« CW in Florida | Main | Another Monochrome Digital »

Saturday, 08 September 2012

Comments

I like the portrait!

But could somebody explain to me how a self portrait like this is taken? Clearly he didn't press the shutter button himself...

As someone who is often frustrated at other people not being able to capture myself as I would like to be seen, I would be interested to know how this was done...

Risky work; he has done a great job and I hope he will be able to move on and do more. Photography is a work of the mind and he still has that. Thanks for sharing.

I wish he had thought a bit more about wardrobe and lighting, could have been a really great image..as it is, it doesn't quite accomplish what he set out to do and left things at an -is what it is- level for me.

And I feel that this photograph at the BBC report is even more amazing. He just looks like a regular photographer on his daily assignment.

http://news.bbcimg.co.uk/media/images/62715000/jpg/_62715684_duleypa2.jpg

As a subject and theme (Greek statuary) the image very powerful and simply works, even without knowing the text title. It would be a stopper on any wall. I like the subtle question raised by the chain wristlet, but I'm a bit bothered by the glasses, as they lead to distracting speculation about other prosthetics.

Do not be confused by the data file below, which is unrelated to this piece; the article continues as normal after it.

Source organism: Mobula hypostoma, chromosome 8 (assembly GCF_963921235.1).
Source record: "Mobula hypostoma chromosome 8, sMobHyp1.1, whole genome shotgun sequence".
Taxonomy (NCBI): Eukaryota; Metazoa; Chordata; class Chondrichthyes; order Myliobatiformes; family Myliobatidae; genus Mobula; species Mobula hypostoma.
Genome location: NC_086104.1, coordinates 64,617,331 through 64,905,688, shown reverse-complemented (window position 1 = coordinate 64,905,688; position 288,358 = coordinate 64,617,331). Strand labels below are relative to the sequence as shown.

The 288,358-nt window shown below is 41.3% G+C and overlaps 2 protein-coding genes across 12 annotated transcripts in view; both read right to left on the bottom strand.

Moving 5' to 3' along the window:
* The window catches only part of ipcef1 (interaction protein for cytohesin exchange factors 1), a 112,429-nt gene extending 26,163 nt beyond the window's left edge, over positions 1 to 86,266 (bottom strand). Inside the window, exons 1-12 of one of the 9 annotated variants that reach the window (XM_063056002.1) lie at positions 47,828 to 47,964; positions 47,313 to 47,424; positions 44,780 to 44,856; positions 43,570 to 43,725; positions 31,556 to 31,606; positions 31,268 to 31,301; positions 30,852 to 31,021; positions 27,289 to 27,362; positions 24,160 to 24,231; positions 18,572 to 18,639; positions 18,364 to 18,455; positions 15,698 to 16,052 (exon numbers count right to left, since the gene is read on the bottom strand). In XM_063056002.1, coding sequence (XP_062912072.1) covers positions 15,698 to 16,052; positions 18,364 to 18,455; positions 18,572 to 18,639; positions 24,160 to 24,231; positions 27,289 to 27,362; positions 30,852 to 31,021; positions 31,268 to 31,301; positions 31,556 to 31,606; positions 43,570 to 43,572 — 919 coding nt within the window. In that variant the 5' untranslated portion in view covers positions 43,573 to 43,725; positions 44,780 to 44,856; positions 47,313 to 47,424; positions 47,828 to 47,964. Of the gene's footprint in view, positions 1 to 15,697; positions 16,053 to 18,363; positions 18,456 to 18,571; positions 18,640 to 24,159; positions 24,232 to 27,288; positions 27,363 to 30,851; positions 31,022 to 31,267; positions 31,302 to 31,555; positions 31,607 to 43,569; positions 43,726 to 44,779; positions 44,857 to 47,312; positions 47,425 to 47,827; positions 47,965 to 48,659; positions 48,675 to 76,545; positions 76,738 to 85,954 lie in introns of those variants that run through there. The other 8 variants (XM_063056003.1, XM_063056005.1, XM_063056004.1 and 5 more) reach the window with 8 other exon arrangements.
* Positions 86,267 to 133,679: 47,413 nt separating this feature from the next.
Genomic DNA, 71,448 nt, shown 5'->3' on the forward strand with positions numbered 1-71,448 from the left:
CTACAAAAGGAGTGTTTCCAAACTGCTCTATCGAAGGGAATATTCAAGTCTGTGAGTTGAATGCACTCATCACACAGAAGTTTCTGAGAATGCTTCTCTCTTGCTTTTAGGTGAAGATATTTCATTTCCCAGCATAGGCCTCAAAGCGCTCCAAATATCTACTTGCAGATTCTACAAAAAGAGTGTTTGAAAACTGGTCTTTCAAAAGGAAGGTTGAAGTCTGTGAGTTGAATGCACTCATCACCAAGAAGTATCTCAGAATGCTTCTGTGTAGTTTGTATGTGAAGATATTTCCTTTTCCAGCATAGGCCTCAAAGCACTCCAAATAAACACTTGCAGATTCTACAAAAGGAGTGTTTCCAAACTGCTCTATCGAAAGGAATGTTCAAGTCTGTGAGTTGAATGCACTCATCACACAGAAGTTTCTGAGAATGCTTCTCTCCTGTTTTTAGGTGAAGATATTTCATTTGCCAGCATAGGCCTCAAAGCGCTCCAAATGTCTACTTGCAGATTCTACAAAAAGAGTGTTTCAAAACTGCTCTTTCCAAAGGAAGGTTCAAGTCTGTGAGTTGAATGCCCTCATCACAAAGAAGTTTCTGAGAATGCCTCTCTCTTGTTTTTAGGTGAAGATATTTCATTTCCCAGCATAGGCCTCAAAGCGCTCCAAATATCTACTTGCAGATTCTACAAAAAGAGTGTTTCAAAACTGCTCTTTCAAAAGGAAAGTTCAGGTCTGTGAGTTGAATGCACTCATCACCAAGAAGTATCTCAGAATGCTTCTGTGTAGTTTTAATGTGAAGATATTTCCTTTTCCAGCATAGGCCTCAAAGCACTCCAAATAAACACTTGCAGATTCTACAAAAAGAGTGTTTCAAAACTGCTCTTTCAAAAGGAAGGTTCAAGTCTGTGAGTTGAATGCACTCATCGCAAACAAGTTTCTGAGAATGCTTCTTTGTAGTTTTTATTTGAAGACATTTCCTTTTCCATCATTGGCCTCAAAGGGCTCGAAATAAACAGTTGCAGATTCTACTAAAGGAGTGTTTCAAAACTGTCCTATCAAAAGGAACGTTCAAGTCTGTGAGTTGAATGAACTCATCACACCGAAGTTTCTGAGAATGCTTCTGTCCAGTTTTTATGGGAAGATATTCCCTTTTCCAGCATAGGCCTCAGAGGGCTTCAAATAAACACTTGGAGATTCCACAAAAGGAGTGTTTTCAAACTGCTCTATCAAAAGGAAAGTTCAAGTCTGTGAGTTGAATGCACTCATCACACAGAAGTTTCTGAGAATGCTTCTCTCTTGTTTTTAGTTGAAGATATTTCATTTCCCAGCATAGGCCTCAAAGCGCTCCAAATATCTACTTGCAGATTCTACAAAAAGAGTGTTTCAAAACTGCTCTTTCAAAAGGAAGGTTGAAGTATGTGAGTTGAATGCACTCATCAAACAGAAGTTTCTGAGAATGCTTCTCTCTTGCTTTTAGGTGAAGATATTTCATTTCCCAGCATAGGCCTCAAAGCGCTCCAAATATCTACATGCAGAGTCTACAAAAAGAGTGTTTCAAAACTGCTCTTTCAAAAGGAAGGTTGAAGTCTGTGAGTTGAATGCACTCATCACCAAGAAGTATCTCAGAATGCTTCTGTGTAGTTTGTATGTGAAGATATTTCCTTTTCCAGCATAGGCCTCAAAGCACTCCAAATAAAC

That's an awesome photograph.

What I like best about it is that you can read the story, the idea, the concept and the execution in an instant. The text following it adds nothing to what we already -- at some level -- know, looking at the photo. I won't trot out the usual "how brave" canard, because I see it much more as "what a clear vision".

Can't help but admire people who just face adversity head on and think "ok, on with life".

Watching the paralympics it's obvious that many so called disabled people are actually more able than I am - faster, stronger and certainly more motivated. It makes an enormous difference to people recovering from serious injury, or born disabled, to see that people are living a full life in spite of their loss.

Makes me think twice before I complain about my own situation.

Steve's point is excellent. One thing that separates the winners from the herd is motivation and hard work. People like Giles and elite athletes exemplify this.

Any distinction between Olympians and Paralympians is due to physical characteristics and they are segregated accordingly. The distinction between them and the rest of us is vast.

The comments to this entry are closed.